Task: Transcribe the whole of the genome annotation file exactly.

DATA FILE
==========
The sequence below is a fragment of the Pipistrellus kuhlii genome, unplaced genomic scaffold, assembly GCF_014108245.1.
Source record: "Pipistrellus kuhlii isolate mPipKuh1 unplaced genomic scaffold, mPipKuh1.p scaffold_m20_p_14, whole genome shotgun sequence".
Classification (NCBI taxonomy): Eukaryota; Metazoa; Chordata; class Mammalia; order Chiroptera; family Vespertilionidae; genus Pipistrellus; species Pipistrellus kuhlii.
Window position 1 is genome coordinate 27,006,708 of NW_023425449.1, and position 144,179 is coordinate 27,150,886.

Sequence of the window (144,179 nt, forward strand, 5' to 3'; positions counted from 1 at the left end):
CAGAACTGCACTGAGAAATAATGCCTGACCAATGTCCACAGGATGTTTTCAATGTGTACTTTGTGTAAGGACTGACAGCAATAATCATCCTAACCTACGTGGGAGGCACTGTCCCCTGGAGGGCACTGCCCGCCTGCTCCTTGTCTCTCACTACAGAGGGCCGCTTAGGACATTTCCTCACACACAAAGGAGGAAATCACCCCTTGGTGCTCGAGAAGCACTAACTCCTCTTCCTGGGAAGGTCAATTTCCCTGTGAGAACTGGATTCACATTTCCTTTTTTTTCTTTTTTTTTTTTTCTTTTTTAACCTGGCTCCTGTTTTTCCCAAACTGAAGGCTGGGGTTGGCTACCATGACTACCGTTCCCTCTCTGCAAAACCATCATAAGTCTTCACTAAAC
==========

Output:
The sequence below is a fragment of the Pipistrellus kuhlii genome, unplaced genomic scaffold, assembly GCF_014108245.1.
Source record: "Pipistrellus kuhlii isolate mPipKuh1 unplaced genomic scaffold, mPipKuh1.p scaffold_m20_p_14, whole genome shotgun sequence".
Classification (NCBI taxonomy): Eukaryota; Metazoa; Chordata; class Mammalia; order Chiroptera; family Vespertilionidae; genus Pipistrellus; species Pipistrellus kuhlii.
Window position 1 is genome coordinate 27,006,708 of NW_023425449.1, and position 144,179 is coordinate 27,150,886.

Sequence of the window (144,179 nt, forward strand, 5' to 3'; positions counted from 1 at the left end):
CAGAACTGCACTGAGAAATAATGCCTGACCAATGTCCACAGGATGTTTTCAATGTGTACTTTGTGTAAGGACTGACAGCAATAATCATCCTAACCTACGTGGGAGGCACTGTCCCCTGGAGGGCACTGCCCGCCTGCTCCTTGTCTCTCACTACAGAGGGCCGCTTAGGACATTTCCTCACACACAAAGGAGGAAATCACCCCTTGGTGCTCGAGAAGCACTAACTCCTCTTCCTGGGAAGGTCAATTTCCCTGTGAGAACTGGATTCACATTTCCTTTTTTTTCTTTTTTTTTTTTTCTTTTTTAACCTGGCTCCTGTTTTTCCCAAACTGAAGGCTGGGGTTGGCTACCATGACTACCGTTCCCTCTCTGCAAAACCATCATAAGTCTTCACTAAAC